Today when I stopped by to see Ambrose after work a few nurses were gathered around his bed. They told me I came at a great time, because they were just getting ready to take his breathing tube out. The doctor said that Ambrose has been doing wonderful on his blood gas draws and they think he could be ready to have the tube removed. They let me know that he may not be able to tolerate not being on the vent and that this was only a trial run. The Respiratory Therapist took the tube out and told me I could take a picture of Ambrose, since we haven't seen him without any tubes in his mouth since the first few minutes after he was born. I only had by phone with me, so the picture isn't as great as it could have been. It was great to see him without any tubes in his mouth. He did have a piece of tape above his upper lip, but it was left in place, because he was then put on a CPAP*. He still requires some pressure, but once the CPAP mask was placed he did really well. One thing that was funny was that he didn't know what to do with his mouth! It had been open with tubes stuffed in it since the first day he was born. The nurse pushed his bottom lip up to close his mouth and he practiced opening and closing it on his own. It was really cute.

He may or may not remain off the vent. There are a few factors involved. He will need to have low CO2 levels in his blood and be able to keep his oxygen saturation levels high. His O2 concentration was at 37% when I left and if he needed to go to 50%, then they would take another blood gas and see if he should go back on the vent. Breathing on his own will take a lot of effort for him and he will tire much easier than before. Overall, though, he looked really good for the hour I was there after he was extubated.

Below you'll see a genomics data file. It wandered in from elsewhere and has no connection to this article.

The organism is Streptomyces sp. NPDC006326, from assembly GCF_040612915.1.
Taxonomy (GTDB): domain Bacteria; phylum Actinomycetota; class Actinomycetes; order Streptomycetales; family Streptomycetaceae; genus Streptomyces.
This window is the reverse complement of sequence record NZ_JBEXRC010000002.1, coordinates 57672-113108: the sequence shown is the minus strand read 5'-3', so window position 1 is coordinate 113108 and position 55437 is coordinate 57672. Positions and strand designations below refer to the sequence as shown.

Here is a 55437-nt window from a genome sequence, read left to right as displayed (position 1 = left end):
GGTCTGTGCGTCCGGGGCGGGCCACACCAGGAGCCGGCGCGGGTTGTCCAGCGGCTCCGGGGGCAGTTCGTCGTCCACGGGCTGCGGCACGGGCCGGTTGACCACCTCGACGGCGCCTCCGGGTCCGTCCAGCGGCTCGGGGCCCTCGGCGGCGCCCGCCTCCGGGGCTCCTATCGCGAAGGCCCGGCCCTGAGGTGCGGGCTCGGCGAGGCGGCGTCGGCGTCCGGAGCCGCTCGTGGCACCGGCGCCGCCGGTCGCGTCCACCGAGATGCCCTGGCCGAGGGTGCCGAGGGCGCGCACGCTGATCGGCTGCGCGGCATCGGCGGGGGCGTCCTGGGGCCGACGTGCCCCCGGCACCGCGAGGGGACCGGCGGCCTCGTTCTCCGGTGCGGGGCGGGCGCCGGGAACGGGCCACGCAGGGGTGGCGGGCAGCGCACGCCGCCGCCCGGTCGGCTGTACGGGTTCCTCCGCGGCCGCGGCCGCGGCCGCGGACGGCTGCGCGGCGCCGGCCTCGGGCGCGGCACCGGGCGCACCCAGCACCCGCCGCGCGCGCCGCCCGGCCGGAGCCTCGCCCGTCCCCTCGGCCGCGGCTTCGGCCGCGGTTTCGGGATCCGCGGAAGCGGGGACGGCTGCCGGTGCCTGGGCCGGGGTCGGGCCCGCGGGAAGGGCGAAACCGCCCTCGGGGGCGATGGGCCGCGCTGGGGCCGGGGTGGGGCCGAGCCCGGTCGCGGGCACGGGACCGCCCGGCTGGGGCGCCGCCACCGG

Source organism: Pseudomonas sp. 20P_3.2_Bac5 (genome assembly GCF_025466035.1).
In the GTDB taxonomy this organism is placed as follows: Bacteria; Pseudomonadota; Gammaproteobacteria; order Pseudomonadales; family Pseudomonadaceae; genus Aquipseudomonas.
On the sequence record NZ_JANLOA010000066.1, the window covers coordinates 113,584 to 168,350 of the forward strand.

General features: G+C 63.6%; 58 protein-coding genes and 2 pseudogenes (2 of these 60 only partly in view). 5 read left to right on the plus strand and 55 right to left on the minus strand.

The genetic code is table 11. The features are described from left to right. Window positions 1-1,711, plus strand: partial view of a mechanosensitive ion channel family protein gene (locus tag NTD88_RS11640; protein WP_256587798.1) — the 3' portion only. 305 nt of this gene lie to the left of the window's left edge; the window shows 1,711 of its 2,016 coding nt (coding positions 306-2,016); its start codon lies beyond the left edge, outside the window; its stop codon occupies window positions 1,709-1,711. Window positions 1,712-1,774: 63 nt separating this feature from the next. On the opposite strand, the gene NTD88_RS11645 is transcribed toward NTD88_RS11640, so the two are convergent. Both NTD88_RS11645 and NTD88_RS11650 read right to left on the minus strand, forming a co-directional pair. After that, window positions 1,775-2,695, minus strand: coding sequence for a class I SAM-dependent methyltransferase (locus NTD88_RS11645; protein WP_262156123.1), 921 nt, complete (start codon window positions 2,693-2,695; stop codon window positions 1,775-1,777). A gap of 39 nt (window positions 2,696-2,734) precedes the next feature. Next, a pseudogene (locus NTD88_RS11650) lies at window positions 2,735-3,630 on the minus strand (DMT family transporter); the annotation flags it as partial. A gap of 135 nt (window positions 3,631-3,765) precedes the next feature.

Gina will put up more pictures as soon as we have some. Right now he is wearing a soft mask around his head with straps in the front to hold the prongs in his nose.

-Ryan
***When infants are disconnected from a mechanical ventilator, they often require a form of assisted breathing called nasal continuous positive airway pressure (CPAP). A nasal CPAP device consists of a large tube with tiny prongs that fit into the baby's nose, which is hooked to a machine that provides oxygenated air into the air passages and lungs. The pressure from the CPAP machine helps keep a preemie's lungs open so he or she can breathe. However, the machine does not provide breaths for the baby, so the baby breathes on his or her own. (http://kidshealth.org/parent/medical/lungs/aop.html)

March 11, 2009

Kangarooing Ambrose



The boys are one month old and doing very well. It is really amazing how things have progressed over the last three months. So many people have described our ordeal as miraculous. One nurse told me that when she heard that Ambrose had ruptured at 20 weeks and wasn't born until 28 and then survived to 32 without any brain bleeds, she was amazed.